May Amelia is far from irritating to me as a reader, but to her father and family full of boys, she's nothing but trouble. She's witty, she's strong-willed, she's not near as proper as she's expected to be, and she never lets anyone get the best of her. She's learned how to survive as the lone girl in her small pioneer farming community of boys in 1900, Washington State and she refuses to take guff from any of them. That is, until a business man comes to Pappa with a proposition and he needs May Amelia to translate to Finn for him. Suddenly, May Amelia begins to wonder herself if she's good for nothing.

As with TURTLE IN PARADISE, the strengths of this book come in May Amelia's voice, Holm's impeccable characterizations, and her strong sense of setting. Details specific to the time period and setting (such as the Dunking Box at school) make the dark, damp, and chill of Washington State in 1900 come alive off the page. And through May Amelia's eyes, each character grows and develops in realistic fashion through the course of the book. Her siblings are almost as memorable as the Diaper Gang!

Life in 1900 was a lot of work and Holm sugar coats nothing. The manual labor of maintaining a farm was not easy and each child shares the load. Pappa's job at the lumber mill is dangerous and when some of May Amelia's brothers are forced to work there as well, the danger is intensified. Balancing this gloom with May Amelia's witty humor, is done exceptionally well.

The thing that impressed me so while reading TURTLE IN PARADISE was how Jennifer Holm's figurative language was so fitting to the narrator's voice. The same is true with THE TROUBLE WITH MAY AMELIA. Every word from May Amelia was a word I fully believed she'd say. Look at some of these writing samples:
  • My brother Wendell wants to be a doctor, so he doesn't hold to things he can't squeeze between his fingers.
  • Sunday is a day of rest but nobody bothered to tell the big bear who knocked down the fence in our field where our sheeps graze.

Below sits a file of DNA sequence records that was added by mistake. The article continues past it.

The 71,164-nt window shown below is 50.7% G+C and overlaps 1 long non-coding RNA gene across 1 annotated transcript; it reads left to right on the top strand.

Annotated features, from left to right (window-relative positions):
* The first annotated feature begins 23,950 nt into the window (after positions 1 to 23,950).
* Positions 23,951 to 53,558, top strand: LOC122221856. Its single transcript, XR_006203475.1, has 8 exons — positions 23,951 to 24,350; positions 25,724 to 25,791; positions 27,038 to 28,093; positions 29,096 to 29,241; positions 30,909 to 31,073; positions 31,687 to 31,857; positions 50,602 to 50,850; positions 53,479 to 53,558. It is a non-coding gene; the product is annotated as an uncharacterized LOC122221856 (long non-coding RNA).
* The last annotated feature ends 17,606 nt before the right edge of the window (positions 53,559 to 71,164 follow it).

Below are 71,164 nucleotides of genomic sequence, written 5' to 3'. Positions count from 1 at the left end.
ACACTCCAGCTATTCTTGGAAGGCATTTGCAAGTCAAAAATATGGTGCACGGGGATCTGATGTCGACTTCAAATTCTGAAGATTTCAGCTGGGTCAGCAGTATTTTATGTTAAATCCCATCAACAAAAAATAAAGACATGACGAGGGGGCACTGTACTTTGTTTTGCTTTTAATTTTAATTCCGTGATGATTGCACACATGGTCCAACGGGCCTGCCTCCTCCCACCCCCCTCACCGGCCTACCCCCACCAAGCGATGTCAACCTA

• It's spelling time and I'm starting to see Berle's point of view. Not much use in knowing how to spell words on a farm. The cows don't care if we can spell "hay.' All they want to do is eat it.
  • Sorry about stealing your teacher away, Mr. Clayton says to me. A good wife is hard to find. A good teacher is even harder to find, I reply.
In terms of plot, THE TROUBLE WITH MAY AMELIA may be even better than TURTLE IN PARADISE. It's a little tighter and not so far-fetched (as TURTLE became near it's conclusion). I do realize it's a little unfair to compare the two, as Holm has authored a book about May Amelia previously and Turtle is not even in this same universe, but TURTLE IN PARADISE is the only other Holm book I've read and the similarities were so striking, it was hard not to be reminded of it.

I debated about whether to read OUR ONLY MAY AMELIA first but decided against it. Often times when discussing the Newbery Medal and "sequels" the debate of whether or not the title can "stand alone" is brought up. When Newbery discussions heat up this winter, I fully expect THE TROUBLE WITH MAY AMELIA to be brought up. Not having read this book's predecessor, I can now attest to its ability to "stand alone".

Jennifer Holm is no stranger to the Newbery (Honoring in 2011, 2007, and 2000) and here's hoping THE TROUBLE WITH MAY AMELIA only follows suit!

Final Grade: A

Tuesday, April 12, 2011

Cedar Valley's Youth Read

Each year, the public libraries in the Cedar Valley join forces and help fund an author visit for our communities' fifth grade students. Being a fifth grade teacher, I joined this committee and now get to meet our selected authors as well! My first year teaching, I met Christopher Paul Curtis. The next two years I met authors Cynthia DeFelice and Will Hobbs. Meetings with Gennifer Choldenko and Wendy Mass followed those up.

This year, we welcome Patrick Jennings to the Cedar Valley, author of OUTSTANDING IN MY FIELD, WE CAN'T ALL BE RATTLESNAKES, and our focus book for his visit GUINEA DOG, just to name a few.